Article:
• Commented on Not a Manifesto
    Most of the expense of a home solar installation involves purchasing the home (and accompanying roof) the solar panels are installed on. Rich people with homes and mortgages have been getting tax breaks and subsidies to allow them to...
  • Commented on Not a Manifesto
    Has the price of a freestanding house roof come down in price by a similar amount, or is Solartopia only for rich people who can afford a mortgage on a three-bedroom 2-car-garage suburban McMansion? Lots of folks in the...
  • Commented on Not a Manifesto
    We were promised printed solar cells back in 2006 or 2007, a dollar a watt installed, efficiency comparable to vapour deposition cells. Solartopia! You couldn't buy them immediately though, the entire first year's production run had already been sold...
  • Commented on Not a Manifesto
    The high-value watermelons are perfect specimens meant as ritual gifts to prospective parents, bosses and the like. There are also peaches at twenty quid a shot, bunches of grapes costing 7000 yen a kilo and even boxes of sushi...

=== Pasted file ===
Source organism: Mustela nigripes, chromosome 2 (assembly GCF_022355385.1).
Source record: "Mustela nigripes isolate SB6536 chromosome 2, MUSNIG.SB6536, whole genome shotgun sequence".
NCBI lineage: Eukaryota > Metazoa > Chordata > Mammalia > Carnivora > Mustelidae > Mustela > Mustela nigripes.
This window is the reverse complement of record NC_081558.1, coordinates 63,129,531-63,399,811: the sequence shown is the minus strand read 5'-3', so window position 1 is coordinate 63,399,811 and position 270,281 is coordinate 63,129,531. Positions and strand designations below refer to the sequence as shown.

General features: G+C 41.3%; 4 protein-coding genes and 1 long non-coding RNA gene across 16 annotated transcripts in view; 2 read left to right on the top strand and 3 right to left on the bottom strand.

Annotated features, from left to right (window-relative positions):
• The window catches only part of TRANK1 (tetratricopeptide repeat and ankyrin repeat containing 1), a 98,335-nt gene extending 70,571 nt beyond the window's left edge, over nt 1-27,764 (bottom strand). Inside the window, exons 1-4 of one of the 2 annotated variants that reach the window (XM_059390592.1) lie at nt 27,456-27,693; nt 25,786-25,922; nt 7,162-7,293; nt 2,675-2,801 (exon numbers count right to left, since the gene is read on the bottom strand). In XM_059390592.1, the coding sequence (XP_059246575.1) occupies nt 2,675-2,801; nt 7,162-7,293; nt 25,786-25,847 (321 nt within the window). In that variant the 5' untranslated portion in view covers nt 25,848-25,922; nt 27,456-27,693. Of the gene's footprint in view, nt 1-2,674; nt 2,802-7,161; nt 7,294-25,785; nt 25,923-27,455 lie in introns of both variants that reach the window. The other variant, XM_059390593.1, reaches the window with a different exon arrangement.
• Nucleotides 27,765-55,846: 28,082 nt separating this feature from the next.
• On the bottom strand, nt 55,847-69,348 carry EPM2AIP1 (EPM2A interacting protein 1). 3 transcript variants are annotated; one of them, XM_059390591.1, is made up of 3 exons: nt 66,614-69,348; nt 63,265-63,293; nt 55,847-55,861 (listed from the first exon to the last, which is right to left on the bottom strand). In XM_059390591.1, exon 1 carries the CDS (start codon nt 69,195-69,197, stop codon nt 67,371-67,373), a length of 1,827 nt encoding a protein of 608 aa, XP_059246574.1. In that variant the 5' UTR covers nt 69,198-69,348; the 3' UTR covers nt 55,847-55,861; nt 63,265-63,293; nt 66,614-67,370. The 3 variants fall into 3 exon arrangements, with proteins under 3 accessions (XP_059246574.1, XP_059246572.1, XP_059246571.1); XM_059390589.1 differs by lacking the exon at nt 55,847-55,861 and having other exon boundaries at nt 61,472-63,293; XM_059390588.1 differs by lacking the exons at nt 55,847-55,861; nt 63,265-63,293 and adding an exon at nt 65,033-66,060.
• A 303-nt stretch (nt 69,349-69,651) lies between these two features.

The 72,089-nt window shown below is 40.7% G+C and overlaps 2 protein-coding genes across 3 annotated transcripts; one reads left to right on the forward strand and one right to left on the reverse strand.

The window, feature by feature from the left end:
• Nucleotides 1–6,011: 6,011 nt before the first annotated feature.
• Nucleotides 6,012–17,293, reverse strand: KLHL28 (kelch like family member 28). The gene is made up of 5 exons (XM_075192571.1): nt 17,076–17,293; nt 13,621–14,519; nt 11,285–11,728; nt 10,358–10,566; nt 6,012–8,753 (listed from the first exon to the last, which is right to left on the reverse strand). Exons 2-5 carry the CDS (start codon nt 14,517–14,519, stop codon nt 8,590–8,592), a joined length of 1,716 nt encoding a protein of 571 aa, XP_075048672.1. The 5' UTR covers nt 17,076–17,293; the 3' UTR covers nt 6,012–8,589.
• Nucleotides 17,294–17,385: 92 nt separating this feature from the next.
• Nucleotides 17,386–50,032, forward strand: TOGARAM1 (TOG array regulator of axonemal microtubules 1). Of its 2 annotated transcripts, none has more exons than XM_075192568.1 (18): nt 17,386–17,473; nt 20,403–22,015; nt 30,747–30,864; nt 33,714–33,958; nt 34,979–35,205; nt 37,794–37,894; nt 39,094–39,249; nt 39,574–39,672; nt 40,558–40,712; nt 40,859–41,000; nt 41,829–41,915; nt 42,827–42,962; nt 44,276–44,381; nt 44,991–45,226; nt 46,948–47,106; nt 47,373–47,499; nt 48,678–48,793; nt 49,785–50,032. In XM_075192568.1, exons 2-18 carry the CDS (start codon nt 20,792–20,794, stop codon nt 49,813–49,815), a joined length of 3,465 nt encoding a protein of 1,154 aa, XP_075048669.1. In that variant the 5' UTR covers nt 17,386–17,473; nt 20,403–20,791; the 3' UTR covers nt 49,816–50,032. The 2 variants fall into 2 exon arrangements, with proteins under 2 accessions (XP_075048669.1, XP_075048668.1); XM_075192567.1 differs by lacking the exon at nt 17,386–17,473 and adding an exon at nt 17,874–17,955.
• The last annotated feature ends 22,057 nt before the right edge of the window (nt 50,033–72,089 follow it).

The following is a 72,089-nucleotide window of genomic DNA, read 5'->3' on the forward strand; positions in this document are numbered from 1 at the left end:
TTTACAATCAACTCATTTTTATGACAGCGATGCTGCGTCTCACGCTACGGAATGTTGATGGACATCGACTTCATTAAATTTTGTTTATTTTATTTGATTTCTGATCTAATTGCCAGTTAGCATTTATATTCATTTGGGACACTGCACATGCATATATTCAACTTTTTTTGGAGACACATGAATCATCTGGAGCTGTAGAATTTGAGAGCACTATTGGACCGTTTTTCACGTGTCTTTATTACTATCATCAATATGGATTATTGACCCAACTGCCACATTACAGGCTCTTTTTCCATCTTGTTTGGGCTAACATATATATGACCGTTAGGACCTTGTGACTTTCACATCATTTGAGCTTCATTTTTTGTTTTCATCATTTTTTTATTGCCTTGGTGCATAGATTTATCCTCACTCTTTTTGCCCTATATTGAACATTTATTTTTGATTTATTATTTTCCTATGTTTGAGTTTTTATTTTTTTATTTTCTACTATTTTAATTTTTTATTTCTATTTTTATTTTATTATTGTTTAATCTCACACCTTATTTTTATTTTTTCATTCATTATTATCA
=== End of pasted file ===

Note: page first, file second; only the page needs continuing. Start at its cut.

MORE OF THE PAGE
• Commented on Not a Manifesto
    Transistors were invented in 1948 by Shockley and co. WWII was vacuum tubes all the way. As for Japanese heirloom swords the really good ones are examples that have survived to this day having passed through a filtering process...
  • Commented on A brief, bitter quiz
    Re: Belize. I read a book a while back about a time in the 60s or 70s when the Guatemalans were planning to annex Belize and the Royal Navy put on a maximum-effort operation from a carrier in the Atlantic...
  • Commented on A brief, bitter quiz
    A type 45 makes a piss-poor boomer escort though. SSNs are much bigger, quite a lot faster and definitely more capable than any modern non-nuclear submarine, even the German/Italian peroxide type 212As. Their only downside is in brown water...
  • Commented on A brief, bitter quiz
    We have actually got "spare" Type 45s, they're the Astute submersible cruisers. Unfortunately we probably won't have enough of them to carry out boomer escort duty as well as keeping the Other Side's own submersible light cruisers away from...
  • Commented on A brief, bitter quiz
    Actually nuclear-generated electricity is about as expensive as coal generation but more expensive than gas at the moment after all costs are factored in, including spent fuel disposal. Most Western nations operating nuclear power plants surcharge the nuclear plant...
  • Commented on The morning after
    If the "one hour commute" refers to the time between leaving your place of residence and entering your place of work then for most folks Swindon-London is not within that limit. Assume 15 minutes to get to the station...
  • Commented on The morning after